Tamaki deftly plays superhero and high-school Hollywood tropes against what adolescence is really like: The SuperMutant Magic Academy is a prep school for mutants and witches, but their paranormal abilities take a backseat to everyday teen concerns.
- Susceptible – Geneviève Castrée
Goglu is a daydreamer with a young working mother, a disengaged stepfather, and a father who lives five thousand miles away. Drawing, punk rock, and the promise of true independence guide Goglu to adulthood while her home’s daily chaos inevitably shapes her identity. Susceptible is a devastating graphic novel debut by Geneviève Castrée; it’s a testament to the heartbreaking loss of innocence when a child is forced to be the adult amongst grownups..
- Tale of One Bad Rat – Brian Talbot
The story of a young girl, Helen Potter, who runs away from home to escape an uncaring mother and a sexually abusive father. Eventually she finds her way to the Lake District, drawn there by her love of the work of Beatrix Potter, and in that beautiful landscape she at last finds peace.
- Tales of Woodsman Pete – Lilli Carré
A collection of vignettes and stories about a solitary albeit gregarious woodsman with a loose grasp on his own personal history and that of the outside world. He forms relationships with his inanimate surroundings and muses to a dead audience, specifically his bear rug Phillippe. His own tales eventually become entangled with that of the legendary Paul Bunyan, and the two become indirectly intertwined, illuminating the discrepancy between the character of the storyteller and the character within his stories.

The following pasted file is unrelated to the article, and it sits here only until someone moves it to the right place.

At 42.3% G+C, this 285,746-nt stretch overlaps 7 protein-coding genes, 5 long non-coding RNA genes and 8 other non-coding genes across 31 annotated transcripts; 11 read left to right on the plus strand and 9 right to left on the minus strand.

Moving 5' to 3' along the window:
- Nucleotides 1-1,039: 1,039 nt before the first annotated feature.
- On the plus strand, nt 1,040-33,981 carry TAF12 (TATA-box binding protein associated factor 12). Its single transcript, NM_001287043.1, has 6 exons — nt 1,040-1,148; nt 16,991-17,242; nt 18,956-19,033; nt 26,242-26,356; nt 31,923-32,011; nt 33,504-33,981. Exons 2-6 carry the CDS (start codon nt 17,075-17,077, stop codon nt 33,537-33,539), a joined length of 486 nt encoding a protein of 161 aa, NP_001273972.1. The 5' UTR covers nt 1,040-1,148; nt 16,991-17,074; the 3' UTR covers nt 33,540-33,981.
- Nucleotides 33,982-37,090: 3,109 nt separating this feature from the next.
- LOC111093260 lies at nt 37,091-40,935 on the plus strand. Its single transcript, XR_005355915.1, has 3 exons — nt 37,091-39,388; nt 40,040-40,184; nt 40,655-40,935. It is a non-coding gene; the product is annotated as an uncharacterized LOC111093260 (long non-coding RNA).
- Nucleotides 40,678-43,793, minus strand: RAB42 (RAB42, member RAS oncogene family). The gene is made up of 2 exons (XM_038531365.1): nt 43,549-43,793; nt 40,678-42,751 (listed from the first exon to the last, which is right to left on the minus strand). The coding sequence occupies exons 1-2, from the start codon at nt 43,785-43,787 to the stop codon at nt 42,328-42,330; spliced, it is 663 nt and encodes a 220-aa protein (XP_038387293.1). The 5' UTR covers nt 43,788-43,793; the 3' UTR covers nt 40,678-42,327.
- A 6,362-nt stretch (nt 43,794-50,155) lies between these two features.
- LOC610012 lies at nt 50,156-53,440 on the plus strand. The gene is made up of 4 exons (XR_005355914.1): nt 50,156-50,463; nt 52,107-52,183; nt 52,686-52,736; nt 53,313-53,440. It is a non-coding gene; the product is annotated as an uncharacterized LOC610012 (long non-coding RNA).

- Tamara Drewe – Posy Simmonds
Loosely inspired by Thomas Hardy’s Far From the Madding Crowd, Tamara Drewe follows a year at Stonefield, a bucolic writer’s retreat run by Beth and Nicholas Hardiman, where Dr. Glen Larson, an American professor and struggling novelist, is staying. The ambitious young Tamara Drewe, mourning the loss of her mother, has returned to her family home nearby. A bookish girl not so long ago, Tamara is now a gossipy columnist at a London paper and undeniably sexy. She quickly has every man in the vicinity—Glen, Nicholas, and the handyman, Andy—falling at her feet, while teenage best friends Casey and Jody become infatuated with Tamara and her ex-rock-star fiancé, Ben. Meanwhile, long-suffering Beth sees to the needs of the writers while managing the farm, the household, and the many affairs of her husband, a best-selling detective novelist.
- The Arrival – Shaun Tan
What drives so many to leave everything behind and journey alone to a mysterious country, a place without family or friends, where everything is nameless and the future is unknown. This silent graphic novel is the story of every migrant, every refugee, every displaced person, and a tribute to all those who have made the journey.